4. The spiritual condition of our hearts will rule our actions—we need to guard our hearts.       

We all have had hardships in our lives. Where one may have lost a loved one, another has lived in poverty or battled a serious illness. We all have our share of pain and heartache, it just comes with different names. The rain falls on the just and the unjust. Those who think they deserve better are in for a big disappointment. It’s not about living a cush, easy life free of pain and suffering. It’s about living our lives with God alongside, bringing Him the glory as we travel the road of hardship. To say you love God and then turn around and demonstrate bitter envying in your behavior presents a conundrum that cannot be explained other than one of deceit. You may be able to fool some, but those who truly know what the love of God is can see through the facade. It’s not worth holding onto. In the end, those who fake the abiding life will be brought out into the light.  (James 1:2-8)

5. True contentment comes from within by God’s working—not a temporary fix by circumstances turning in our favor.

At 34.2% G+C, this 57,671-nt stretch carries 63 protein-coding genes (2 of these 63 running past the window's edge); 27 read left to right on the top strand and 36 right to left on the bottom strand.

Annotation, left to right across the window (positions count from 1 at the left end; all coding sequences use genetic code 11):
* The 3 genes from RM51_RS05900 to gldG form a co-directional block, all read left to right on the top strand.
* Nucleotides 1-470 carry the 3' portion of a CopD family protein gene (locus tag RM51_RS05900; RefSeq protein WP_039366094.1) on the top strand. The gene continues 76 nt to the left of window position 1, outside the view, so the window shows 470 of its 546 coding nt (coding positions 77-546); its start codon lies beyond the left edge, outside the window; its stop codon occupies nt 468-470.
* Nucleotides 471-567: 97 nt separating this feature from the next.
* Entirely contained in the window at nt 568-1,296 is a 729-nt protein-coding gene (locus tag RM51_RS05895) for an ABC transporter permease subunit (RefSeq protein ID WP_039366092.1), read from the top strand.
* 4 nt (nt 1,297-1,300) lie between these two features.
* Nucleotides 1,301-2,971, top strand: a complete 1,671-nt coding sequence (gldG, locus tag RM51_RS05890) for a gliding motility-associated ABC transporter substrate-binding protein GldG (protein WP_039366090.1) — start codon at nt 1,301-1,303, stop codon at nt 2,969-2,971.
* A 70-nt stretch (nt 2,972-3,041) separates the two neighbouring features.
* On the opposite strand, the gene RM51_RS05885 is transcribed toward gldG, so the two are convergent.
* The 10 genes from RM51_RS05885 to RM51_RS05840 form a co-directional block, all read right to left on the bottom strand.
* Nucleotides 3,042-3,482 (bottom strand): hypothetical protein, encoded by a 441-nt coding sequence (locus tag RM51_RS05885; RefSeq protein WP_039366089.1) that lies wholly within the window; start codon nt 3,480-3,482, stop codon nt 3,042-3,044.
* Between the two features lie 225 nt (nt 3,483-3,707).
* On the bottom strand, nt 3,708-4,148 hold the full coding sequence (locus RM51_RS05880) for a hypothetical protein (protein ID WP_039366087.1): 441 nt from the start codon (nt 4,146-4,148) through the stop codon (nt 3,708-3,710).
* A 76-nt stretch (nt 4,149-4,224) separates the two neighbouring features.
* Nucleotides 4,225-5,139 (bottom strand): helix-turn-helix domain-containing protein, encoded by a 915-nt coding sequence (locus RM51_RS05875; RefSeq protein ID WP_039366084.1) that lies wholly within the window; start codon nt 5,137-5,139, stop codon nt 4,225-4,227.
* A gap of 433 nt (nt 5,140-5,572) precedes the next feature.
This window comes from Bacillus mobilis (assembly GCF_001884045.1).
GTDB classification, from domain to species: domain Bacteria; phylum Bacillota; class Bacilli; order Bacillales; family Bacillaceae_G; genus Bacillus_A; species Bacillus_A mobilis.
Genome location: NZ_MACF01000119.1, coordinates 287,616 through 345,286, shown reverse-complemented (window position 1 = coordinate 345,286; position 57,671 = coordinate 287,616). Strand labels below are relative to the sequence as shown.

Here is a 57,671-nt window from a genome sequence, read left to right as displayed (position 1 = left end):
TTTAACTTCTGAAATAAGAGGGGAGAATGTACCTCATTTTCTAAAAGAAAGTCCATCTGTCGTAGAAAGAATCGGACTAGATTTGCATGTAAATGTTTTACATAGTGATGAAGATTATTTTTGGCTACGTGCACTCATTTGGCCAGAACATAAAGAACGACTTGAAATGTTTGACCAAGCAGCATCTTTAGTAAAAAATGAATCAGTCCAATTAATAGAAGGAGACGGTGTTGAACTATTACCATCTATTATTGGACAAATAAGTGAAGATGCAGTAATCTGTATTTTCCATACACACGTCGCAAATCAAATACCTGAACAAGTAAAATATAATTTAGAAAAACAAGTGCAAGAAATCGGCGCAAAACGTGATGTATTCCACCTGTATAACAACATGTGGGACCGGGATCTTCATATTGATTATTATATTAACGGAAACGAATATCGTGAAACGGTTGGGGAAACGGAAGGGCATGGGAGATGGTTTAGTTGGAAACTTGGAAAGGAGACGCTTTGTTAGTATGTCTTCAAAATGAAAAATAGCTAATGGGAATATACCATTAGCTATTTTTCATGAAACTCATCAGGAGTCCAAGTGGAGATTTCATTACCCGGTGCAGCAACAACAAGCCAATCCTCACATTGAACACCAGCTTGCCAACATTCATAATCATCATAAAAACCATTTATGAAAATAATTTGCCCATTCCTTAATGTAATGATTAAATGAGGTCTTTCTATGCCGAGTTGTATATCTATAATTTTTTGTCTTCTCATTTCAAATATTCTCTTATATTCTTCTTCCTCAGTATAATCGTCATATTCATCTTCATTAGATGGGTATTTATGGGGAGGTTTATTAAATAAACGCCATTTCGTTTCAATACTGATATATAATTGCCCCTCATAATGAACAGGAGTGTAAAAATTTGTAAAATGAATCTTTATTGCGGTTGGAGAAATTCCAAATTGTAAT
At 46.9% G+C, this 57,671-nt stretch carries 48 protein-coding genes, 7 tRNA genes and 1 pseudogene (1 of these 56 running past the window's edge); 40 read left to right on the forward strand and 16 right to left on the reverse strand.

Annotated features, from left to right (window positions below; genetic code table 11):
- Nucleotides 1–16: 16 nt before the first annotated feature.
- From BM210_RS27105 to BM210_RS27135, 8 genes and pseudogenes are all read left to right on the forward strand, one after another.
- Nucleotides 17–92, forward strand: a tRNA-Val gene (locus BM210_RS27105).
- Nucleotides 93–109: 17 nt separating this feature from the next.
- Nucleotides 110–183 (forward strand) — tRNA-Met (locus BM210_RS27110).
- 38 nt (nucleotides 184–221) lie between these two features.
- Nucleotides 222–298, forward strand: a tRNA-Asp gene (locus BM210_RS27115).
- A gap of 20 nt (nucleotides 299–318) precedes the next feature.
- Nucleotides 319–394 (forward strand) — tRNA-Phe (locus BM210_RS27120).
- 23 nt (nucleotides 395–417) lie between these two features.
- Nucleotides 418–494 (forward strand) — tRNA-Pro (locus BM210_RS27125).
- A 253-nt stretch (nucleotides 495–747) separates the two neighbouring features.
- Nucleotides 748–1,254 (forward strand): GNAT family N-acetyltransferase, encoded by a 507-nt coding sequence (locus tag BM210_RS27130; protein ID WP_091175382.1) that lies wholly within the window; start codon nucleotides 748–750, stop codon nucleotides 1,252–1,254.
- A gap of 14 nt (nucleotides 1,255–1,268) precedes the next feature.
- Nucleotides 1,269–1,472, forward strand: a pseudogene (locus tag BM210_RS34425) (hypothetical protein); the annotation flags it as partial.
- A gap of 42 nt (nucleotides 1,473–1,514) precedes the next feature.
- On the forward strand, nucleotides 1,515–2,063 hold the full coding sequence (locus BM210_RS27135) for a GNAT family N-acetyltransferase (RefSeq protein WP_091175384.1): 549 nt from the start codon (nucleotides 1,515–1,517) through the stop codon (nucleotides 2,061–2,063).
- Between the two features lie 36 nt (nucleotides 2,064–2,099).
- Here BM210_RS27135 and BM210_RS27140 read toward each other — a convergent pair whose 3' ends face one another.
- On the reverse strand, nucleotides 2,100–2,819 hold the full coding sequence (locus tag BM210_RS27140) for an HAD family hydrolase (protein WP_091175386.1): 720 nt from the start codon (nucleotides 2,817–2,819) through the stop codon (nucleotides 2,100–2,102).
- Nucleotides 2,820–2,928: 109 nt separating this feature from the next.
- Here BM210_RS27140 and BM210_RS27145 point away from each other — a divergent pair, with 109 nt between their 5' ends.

The condition of our hearts are revealed by our actions. Too many times I’ve been told that someone loves God or is trying to live a life for Him, and yet their actions speak a different language.  They claim innocence as they place a blade in the hearts of others. We all know people who are kind and gracious when things are going their way and then turn into bitter, spiteful monsters when the light isn’t shining on them just the right way. These are the ones who lie to themselves as they are lying to others.  A quiet reliance on God is the only way toward genuine contentment, in good or bad circumstances. The true believer who’s walking in the Spirit will have a gracious spirit even when their heart has been ripped in two by another. They have discovered that true peace and contentment comes in looking to Christ for their healing not by anything they do or say or how others treat them or perceive their value. We can judge our own level of God-given contentment by our first reaction, thoughts during, and actions throughout a situation that has caused us to be hurt or disappointed. (Proverbs 22:10)